ECB Officials Consider Climate Leap For Corporate Bond Program

European Central Bank policy makers are airing their boldest views yet on how to introduce climate criteria for their corporate bond-buying program, opening a new front in a controversial debate over how to make monetary policy greener.

Speaking at a conference on climate finance in Paris, Bank of France Governor Francois Villeroy de Galhau argued for “decarbonizing the ECB’s balance sheet in a pragmatic, gradual and targeted manner for all corporate assets, whether they are held on the central bank’s balance sheet or taken as collateral.”

His Dutch colleague Klaas Knot concurred at a separate event that central banks “could explore how, within the boundaries of their mandates, they can redesign their monetary policy instruments” to prevent favoring carbon-intensive assets. Both policy makers’ remarks come amid increasing calls for central banks to take a more active role in supporting the transition to a greener economy.

The ECB has been buying corporate bonds since 2016 but has so far avoided actively discriminating against certain assets on the basis of environmental criteria in its quantitative-easing programs. Some officials are concerned that they risk being diverted from their mandate of price stability, and undermining their independence by choosing which industries to support.

Still, President Christine Lagarde has made clear that she won’t stay out of the fight against climate change, telling European Parliament lawmakers this week her institution is “determined” and will “do more.”

Villeroy said the ECB could “tilt” its purchases of corporate bonds to limit issuers with a poor climate performance and favor those who are aligned with commitments to reduce global warming. For collateral posted against central-bank loans, the valuation of assets should be adjusted according to transition risk.

He argued that climate is linked to price stability because it can impact inflation. He listed the possibility of climate shocks being stagflationary by driving up prices and suppressing activity; the higher costs of transitioning to cleaner energy; the impact on food costs; and a link between higher temperatures and productivity. Lagarde made similar arguments during her parliamentary speech.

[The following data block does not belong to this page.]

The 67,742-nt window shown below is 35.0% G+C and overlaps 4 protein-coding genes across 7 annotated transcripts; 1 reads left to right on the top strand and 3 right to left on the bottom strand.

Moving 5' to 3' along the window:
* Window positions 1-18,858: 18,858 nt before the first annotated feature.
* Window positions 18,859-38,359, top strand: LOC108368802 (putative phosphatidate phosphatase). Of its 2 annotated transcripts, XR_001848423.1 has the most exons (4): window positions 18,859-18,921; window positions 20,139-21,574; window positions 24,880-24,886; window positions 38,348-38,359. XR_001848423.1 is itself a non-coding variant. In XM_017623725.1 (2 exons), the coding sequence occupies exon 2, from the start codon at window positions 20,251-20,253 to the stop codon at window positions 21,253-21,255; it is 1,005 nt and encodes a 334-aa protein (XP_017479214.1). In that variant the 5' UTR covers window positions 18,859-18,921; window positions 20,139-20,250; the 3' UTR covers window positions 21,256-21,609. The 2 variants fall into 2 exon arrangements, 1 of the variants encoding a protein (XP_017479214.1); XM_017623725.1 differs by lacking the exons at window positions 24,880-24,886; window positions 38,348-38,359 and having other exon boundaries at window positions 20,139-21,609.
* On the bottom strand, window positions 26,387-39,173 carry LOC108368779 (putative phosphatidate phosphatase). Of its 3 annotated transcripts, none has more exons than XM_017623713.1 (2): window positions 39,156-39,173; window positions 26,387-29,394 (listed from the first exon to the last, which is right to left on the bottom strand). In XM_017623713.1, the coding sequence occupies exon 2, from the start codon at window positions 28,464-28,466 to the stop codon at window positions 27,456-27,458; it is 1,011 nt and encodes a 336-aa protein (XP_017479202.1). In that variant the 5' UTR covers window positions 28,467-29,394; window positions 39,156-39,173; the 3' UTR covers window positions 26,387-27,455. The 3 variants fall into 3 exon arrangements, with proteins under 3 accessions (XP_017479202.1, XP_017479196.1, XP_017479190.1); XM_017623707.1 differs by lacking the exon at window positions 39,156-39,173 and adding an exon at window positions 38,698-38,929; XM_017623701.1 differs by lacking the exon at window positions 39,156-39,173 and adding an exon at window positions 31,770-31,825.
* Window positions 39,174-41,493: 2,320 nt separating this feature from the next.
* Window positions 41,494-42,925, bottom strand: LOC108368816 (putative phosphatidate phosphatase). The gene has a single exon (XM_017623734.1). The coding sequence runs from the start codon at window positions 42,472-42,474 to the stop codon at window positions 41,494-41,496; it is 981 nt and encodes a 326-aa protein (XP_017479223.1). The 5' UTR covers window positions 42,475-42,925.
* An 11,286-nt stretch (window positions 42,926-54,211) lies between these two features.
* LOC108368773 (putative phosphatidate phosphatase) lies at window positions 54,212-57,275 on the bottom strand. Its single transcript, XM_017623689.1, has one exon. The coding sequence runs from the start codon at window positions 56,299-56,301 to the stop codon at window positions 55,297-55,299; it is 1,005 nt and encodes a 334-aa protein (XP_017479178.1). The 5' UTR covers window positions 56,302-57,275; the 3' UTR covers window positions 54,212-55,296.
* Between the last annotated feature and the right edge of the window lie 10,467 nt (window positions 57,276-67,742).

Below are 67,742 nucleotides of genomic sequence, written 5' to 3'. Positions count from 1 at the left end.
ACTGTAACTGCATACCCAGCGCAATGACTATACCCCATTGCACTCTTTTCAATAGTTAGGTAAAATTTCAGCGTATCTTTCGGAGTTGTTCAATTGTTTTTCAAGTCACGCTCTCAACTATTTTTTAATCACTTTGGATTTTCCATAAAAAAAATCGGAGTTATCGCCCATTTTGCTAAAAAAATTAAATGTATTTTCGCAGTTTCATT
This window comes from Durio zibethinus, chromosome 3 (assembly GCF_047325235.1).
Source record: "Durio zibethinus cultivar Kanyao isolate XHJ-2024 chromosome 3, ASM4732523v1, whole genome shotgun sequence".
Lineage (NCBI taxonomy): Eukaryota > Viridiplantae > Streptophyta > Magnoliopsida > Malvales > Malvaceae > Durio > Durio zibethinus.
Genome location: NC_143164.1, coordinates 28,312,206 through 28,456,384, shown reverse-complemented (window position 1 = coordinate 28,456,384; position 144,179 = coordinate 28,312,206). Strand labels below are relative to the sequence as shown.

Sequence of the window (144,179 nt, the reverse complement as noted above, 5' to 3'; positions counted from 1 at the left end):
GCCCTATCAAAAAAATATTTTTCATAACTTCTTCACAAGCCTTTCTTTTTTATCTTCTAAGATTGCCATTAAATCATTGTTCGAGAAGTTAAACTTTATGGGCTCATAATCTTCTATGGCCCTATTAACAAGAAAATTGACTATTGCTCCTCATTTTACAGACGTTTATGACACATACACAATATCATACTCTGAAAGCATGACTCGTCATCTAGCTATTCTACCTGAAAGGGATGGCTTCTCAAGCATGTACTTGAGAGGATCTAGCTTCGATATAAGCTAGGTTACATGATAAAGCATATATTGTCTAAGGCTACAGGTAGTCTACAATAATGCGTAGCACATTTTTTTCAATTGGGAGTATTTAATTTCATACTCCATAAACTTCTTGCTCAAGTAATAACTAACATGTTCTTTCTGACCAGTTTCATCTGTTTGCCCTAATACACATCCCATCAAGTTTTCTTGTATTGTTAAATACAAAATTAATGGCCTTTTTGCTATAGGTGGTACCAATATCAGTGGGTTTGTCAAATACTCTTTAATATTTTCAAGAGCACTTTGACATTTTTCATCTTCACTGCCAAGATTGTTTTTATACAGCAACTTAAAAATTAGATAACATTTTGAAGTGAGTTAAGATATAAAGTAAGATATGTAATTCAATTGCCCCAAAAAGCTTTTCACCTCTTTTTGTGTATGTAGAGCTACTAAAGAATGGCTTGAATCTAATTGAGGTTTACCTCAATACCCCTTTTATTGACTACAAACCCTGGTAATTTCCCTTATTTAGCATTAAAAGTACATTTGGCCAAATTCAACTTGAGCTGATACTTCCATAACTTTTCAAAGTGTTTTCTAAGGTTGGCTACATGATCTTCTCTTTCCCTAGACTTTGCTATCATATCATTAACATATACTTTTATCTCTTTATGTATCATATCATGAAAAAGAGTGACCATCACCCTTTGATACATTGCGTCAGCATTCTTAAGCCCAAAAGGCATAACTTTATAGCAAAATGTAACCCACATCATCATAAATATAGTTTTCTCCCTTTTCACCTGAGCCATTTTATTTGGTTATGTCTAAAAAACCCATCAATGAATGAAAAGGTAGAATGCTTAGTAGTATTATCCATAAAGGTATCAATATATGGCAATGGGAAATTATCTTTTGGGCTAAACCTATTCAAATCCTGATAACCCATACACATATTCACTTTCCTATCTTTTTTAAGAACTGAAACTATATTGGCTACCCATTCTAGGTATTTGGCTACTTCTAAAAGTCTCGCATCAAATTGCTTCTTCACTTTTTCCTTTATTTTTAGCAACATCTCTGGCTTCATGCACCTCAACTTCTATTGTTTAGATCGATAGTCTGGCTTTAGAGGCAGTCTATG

“The Eurosystem’s consideration for climate change is neither an abuse of its mission, nor a mere militant belief or fad; it is an imperative that we must pursue in the very name of our current mandate and to ensure the smooth implementation of monetary policy,” Villeroy said.

The Bank of France governor said his proposals don’t cover sovereign assets because it’s too difficult to differentiate between the policies of different governments. Focusing on corporate bonds is more appropriate, he said, as there are already climate indicators for most businesses.

While Knot didn’t go into as much detail on what the ECB should do, he did say central banks could help unlock green investments by correcting the carbon bias in capital markets. Purchases currently mirror the composition of the corporate-debt market, in which he said the relative price of carbon emissions is “distorted.”

“We could take the existing EU policies, such as the Non-Financial Reporting Directive and the EU taxonomy for sustainable activities, as a starting point in this respect,” he said.

The ECB’s current contributions to tackling global warming include incorporating risks in their own models and projections, as well as encouraging more transparent disclosure from market participants.

It is using climate criteria for its own-funds portfolio, and has announced the formation of a new climate change center to coordinate its work on how to help fight global warming.

Villeroy acknowledged that his proposed program for climate action is “ambitious,” but said it could still be decided on by the end of the year and implemented in three to five years.

“This ambition requires great dexterity; but it is rooted in a conviction: we have in our hands the tools to move forward, concretely, strongly,” he said.

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